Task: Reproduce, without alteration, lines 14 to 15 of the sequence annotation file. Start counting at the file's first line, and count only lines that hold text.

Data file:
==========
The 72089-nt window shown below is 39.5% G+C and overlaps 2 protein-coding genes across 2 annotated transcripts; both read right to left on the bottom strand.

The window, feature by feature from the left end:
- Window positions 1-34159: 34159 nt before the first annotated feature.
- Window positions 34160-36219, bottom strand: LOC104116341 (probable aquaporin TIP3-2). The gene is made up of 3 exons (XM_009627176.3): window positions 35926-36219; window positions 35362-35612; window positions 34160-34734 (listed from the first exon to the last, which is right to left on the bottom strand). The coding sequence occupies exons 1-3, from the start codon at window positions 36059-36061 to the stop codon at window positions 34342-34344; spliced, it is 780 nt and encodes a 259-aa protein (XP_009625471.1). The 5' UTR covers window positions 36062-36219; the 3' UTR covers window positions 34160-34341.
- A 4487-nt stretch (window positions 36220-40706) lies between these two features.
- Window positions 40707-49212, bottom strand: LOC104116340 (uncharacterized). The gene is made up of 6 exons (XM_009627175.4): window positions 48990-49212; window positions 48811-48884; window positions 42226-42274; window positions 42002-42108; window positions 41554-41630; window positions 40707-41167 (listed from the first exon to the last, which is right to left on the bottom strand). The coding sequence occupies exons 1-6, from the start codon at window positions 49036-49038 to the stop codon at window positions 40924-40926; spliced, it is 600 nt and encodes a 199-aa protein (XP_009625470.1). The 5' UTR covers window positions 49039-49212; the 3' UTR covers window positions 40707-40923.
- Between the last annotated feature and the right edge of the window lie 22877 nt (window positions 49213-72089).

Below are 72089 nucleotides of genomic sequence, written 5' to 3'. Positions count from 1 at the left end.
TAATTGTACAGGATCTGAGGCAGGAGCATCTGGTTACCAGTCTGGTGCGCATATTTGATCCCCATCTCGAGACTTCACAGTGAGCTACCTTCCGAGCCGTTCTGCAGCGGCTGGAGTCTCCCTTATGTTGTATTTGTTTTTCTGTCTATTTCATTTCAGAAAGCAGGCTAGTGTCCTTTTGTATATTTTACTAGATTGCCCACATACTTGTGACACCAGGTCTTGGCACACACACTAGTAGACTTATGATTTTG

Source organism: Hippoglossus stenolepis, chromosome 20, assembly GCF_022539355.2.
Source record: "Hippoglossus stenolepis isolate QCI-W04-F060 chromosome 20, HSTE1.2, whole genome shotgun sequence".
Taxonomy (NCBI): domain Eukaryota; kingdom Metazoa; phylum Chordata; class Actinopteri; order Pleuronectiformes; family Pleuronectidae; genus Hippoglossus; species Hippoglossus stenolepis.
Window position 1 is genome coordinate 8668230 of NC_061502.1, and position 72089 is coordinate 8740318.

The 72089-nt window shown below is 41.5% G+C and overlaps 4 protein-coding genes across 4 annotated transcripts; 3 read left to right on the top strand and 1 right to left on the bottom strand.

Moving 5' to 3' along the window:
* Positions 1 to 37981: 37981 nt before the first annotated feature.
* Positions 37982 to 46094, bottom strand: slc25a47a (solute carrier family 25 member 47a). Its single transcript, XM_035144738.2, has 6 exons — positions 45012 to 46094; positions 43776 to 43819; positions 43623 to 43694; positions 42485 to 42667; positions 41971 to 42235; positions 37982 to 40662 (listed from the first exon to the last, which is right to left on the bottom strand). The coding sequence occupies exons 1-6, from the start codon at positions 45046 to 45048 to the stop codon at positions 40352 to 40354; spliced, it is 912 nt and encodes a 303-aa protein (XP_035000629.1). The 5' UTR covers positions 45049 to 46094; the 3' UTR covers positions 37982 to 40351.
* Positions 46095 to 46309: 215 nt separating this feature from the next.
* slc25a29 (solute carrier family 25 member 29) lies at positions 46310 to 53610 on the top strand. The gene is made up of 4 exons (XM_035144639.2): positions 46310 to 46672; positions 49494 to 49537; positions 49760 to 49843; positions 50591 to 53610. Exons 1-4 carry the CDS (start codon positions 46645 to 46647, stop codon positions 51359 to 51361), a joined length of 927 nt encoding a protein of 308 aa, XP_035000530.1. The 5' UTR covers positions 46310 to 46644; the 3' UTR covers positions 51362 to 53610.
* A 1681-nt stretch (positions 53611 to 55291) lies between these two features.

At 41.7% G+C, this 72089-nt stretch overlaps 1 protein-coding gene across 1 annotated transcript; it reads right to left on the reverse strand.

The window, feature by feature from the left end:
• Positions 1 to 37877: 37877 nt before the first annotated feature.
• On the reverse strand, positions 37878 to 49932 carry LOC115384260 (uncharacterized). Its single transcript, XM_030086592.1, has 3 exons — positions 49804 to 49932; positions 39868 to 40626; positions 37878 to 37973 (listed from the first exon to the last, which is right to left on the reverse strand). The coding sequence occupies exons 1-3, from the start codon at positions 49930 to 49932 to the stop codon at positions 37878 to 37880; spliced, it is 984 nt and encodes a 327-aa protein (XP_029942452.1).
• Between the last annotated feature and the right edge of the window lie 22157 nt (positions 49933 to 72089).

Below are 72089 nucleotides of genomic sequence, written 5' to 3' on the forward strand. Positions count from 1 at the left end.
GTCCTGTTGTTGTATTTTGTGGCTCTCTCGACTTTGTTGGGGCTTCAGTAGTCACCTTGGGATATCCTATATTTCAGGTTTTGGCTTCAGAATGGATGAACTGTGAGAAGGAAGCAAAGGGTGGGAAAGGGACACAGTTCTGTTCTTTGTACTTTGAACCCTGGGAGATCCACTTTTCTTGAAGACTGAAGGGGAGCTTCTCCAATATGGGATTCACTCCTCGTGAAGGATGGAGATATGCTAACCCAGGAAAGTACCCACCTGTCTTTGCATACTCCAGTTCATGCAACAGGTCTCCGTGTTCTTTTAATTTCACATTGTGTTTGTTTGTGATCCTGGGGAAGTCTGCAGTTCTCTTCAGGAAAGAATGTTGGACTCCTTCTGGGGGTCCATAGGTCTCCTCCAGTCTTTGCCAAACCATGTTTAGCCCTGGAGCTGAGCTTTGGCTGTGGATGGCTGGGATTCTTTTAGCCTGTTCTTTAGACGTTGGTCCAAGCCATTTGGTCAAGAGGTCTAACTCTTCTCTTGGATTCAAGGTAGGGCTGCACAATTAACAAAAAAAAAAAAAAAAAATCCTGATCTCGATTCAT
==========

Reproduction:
The 72089-nt window shown below is 41.5% G+C and overlaps 4 protein-coding genes across 4 annotated transcripts; 3 read left to right on the top strand and 1 right to left on the bottom strand.

Moving 5' to 3' along the window: